4 min
Older couple eating popcorn

A study looks at how well long-term couples know each other. For older couples, findings reveal there may be some truth to the joke, “How do you tell the married couples in a restaurant? They’re the ones not talking to each other.”

by Seth Eisenberg and Rachel Schindler

A recent study reported in the Journal of Consumer Psychology found that long-term couples were less likely to know their mates’ preferences than couples who have been together for just over two years.

To study the influence of relationship length on ability to predict a partner’s preferences, 58 younger (M = 24.1 years) and 20 older (M = 68.7 years) couples made predictions in three domains that varied in daily importance. Researchers found longer relationship length correlated with lower prediction accuracy and greater overconfidence. One explanation of the findings has to do with the false assumption of familiarity in long-term relationships. Another is that for younger couples, their expectations of their partners are different.

Many older couples made a commitment to each other during a period in which the basis of marriage was different than the goals younger couples more typically embrace. For generations, marriage was primarily related to providing security, stability, and an environment to raise children. As women increasingly gained greater freedoms in the last century, along with expanded opportunities to pursue higher education and fulfilling careers, the basis of marriage gradually shifted to meeting each others’ needs for love and intimacy.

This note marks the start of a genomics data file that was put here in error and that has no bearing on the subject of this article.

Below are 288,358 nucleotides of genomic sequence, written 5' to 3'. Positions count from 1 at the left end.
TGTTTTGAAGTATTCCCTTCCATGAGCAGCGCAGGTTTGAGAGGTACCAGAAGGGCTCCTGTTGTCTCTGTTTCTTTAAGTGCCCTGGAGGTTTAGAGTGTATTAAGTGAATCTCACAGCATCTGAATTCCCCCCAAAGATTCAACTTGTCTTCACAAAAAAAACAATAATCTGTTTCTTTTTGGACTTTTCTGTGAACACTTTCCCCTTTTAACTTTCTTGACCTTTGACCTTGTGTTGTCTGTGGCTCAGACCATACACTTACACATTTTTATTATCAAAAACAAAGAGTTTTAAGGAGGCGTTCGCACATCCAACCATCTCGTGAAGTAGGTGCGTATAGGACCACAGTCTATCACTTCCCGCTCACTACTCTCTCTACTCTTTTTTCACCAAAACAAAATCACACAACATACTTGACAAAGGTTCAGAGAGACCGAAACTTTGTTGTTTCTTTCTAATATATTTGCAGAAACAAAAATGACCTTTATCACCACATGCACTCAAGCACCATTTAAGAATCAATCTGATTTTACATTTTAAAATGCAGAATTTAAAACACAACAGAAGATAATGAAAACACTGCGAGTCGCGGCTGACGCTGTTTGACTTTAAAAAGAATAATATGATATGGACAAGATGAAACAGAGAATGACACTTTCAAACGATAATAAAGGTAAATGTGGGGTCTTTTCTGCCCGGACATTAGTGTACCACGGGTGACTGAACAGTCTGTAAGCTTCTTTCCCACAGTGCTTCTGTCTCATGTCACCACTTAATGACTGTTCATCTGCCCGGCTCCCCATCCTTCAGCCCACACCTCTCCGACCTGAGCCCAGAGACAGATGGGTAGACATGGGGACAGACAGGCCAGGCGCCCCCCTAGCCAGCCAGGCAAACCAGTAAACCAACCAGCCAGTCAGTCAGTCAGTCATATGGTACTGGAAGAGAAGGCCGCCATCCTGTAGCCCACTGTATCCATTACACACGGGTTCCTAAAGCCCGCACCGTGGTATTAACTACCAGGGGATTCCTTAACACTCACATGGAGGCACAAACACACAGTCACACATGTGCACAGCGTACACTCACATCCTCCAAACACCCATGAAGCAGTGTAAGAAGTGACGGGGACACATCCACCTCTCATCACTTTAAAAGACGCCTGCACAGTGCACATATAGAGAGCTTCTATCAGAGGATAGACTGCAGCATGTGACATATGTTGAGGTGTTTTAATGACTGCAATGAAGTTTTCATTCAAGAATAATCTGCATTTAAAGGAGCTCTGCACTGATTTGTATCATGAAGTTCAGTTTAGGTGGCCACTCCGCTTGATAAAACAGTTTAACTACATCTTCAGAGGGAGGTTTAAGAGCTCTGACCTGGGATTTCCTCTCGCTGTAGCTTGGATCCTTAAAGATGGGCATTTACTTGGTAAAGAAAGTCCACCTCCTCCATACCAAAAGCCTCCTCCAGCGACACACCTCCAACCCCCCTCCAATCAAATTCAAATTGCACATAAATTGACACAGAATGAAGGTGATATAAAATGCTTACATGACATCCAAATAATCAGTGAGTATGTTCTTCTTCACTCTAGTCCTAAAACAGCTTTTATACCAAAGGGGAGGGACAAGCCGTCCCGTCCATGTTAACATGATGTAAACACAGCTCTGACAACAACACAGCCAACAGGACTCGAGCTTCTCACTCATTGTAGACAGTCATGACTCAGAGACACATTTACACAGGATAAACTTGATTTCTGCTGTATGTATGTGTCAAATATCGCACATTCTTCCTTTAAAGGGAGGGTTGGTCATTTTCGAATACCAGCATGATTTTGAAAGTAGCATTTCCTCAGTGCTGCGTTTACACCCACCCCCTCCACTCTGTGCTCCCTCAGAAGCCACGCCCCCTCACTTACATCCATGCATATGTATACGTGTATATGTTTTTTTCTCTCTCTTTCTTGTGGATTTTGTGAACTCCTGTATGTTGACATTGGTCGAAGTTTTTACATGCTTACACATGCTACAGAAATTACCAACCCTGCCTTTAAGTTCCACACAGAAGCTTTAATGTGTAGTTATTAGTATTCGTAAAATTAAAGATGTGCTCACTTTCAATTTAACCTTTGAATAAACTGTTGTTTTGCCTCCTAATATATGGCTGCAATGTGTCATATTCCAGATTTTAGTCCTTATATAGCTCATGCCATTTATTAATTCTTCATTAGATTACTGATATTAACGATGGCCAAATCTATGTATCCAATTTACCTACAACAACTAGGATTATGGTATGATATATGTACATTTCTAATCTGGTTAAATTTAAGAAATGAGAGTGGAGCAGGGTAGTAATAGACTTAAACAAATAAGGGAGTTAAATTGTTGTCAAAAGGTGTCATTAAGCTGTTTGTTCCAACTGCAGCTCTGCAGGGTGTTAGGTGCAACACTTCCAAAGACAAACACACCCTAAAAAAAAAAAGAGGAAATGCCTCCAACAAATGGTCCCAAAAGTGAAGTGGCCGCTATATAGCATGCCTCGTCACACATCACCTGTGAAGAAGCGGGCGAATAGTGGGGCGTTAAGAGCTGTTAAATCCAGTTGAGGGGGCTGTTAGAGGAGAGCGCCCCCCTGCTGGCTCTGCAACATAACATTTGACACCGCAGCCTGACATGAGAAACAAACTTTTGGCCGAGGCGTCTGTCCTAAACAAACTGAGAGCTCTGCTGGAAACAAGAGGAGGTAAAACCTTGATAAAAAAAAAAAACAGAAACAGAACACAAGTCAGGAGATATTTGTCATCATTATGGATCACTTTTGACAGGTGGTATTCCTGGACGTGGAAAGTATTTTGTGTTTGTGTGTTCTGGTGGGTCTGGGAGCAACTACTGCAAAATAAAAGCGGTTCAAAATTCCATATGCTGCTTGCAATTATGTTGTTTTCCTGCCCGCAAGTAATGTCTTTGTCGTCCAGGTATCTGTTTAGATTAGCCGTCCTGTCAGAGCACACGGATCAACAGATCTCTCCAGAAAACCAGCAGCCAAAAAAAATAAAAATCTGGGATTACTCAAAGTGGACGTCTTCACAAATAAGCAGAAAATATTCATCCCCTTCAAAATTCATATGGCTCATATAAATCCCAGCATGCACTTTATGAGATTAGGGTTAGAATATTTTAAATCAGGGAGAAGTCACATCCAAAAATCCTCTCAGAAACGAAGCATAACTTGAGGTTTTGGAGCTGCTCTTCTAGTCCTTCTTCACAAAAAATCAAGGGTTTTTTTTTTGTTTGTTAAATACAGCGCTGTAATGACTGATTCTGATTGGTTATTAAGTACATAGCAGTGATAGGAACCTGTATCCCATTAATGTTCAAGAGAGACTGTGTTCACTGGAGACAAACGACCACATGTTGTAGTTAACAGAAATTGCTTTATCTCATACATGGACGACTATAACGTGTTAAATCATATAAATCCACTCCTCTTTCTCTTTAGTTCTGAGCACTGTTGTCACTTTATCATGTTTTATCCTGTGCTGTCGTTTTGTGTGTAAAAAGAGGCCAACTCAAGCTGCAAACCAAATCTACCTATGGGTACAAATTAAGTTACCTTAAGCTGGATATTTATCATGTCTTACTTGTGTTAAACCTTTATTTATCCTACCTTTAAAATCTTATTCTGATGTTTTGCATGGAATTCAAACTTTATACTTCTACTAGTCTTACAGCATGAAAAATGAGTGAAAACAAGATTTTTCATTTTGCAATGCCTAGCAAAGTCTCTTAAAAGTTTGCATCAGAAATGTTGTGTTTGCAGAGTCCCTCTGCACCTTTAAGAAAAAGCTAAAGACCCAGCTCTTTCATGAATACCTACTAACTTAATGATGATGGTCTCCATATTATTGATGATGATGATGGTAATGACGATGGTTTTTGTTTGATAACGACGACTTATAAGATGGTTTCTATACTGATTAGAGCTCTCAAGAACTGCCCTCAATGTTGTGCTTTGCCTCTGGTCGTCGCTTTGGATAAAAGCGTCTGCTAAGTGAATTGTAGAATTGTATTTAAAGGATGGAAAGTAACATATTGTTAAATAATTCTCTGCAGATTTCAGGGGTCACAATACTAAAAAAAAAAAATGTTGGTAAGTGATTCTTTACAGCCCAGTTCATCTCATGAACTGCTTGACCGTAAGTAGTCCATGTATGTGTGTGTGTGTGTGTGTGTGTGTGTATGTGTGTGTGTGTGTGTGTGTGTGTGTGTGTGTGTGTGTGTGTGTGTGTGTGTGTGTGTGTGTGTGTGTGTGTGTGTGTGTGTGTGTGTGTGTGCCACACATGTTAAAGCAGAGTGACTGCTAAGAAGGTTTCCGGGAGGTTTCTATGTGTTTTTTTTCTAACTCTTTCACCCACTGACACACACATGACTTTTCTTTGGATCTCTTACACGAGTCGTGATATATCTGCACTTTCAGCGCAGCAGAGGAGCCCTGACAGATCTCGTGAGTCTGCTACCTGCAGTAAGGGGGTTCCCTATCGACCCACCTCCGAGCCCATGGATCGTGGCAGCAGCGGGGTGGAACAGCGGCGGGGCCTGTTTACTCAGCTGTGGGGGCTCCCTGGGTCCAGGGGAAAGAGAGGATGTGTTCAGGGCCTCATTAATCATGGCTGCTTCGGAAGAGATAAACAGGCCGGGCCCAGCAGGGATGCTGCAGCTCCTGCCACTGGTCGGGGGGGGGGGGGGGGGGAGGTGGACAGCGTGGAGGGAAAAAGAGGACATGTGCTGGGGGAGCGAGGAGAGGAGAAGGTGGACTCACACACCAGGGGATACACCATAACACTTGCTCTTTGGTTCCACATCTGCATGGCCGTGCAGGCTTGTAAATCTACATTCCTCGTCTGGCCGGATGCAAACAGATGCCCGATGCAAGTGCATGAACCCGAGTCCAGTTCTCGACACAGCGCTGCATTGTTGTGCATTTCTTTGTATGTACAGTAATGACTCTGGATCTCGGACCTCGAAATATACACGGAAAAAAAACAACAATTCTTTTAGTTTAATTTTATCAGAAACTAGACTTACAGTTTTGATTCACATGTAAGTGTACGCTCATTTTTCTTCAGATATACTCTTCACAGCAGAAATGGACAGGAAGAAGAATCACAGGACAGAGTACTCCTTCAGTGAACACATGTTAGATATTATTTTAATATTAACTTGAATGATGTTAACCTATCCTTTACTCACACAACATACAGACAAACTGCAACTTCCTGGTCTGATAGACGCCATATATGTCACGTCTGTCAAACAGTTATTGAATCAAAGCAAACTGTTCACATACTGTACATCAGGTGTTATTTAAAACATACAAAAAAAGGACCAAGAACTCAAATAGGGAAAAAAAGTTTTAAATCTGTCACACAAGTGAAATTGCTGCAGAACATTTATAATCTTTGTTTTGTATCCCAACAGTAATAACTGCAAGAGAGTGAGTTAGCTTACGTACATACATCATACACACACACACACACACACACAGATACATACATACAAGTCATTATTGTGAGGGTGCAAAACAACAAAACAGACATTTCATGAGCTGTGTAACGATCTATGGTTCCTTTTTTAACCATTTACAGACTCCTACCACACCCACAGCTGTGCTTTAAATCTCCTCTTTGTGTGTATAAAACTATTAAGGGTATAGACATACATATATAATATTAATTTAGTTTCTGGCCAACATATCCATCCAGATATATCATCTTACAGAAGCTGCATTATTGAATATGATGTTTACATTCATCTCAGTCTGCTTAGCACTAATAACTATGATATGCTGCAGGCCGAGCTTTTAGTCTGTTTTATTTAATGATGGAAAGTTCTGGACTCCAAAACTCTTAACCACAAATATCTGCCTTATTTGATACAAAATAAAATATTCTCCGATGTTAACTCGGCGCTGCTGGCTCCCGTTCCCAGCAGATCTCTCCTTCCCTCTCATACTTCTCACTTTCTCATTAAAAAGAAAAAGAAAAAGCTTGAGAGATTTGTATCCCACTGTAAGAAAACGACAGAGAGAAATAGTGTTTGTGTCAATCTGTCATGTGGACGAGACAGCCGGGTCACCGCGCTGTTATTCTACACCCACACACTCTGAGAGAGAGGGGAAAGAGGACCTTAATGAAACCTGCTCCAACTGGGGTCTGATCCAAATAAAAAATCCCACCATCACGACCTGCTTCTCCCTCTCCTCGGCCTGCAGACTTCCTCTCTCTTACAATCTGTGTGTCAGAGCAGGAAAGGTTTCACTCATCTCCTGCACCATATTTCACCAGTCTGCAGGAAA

Valerie Jarrett, Senior Advisor to the President and Chair of the White House Council on Women and Girls, says women today make up nearly 50 percent of the American workforce, and in almost two thirds of American families women are the primary or co-breadwinner.

Many men in particular, following the examples of their fathers and grandfathers, knew little about skills for confiding, listening with empathy, understanding emotions in themselves or others, or nurturing feelings of love based on a commitment to sustaining pleasure in their closest relationships. As such, their primary relationships often floundered, leading to escalating rates of marital and family breakdown and millions of children growing up in single-parent homes.

Today’s independent women are more likely to want to stay married to a best friend and confidant than remain in a relationship primarily valued for security and stability. Among other things, that means knowing each other’s preferences, being able to confide and be vulnerable, and actively supporting the fulfillment of both individual and shared wishes, hopes and dreams.

In recent years, these understandings have led researchers, behavioral health, education, and public policy makers to invest greater resources making evidence-based relationship and marriage education more widely available. As the impact of marriage and family breakdown, particularly on children, has become more widely understood, public and private collaborations have emerged to deliver research validated approaches to bolster couples in any stage of relationship.

Fortunately, many relationship and marriage education classes that deliver evidence-based skills for improving communication, deepening empathy, constructive conflict resolution, and emotional understanding are making a difference. Studies have shown that couples who spend as little as nine hours in research-validated programs dramatically improve marital satisfaction and resiliency, including how well they know themselves and each other.

Seth Eisenberg is President of the nonprofit PAIRS Foundation, an industry leader in relationship and marriage education.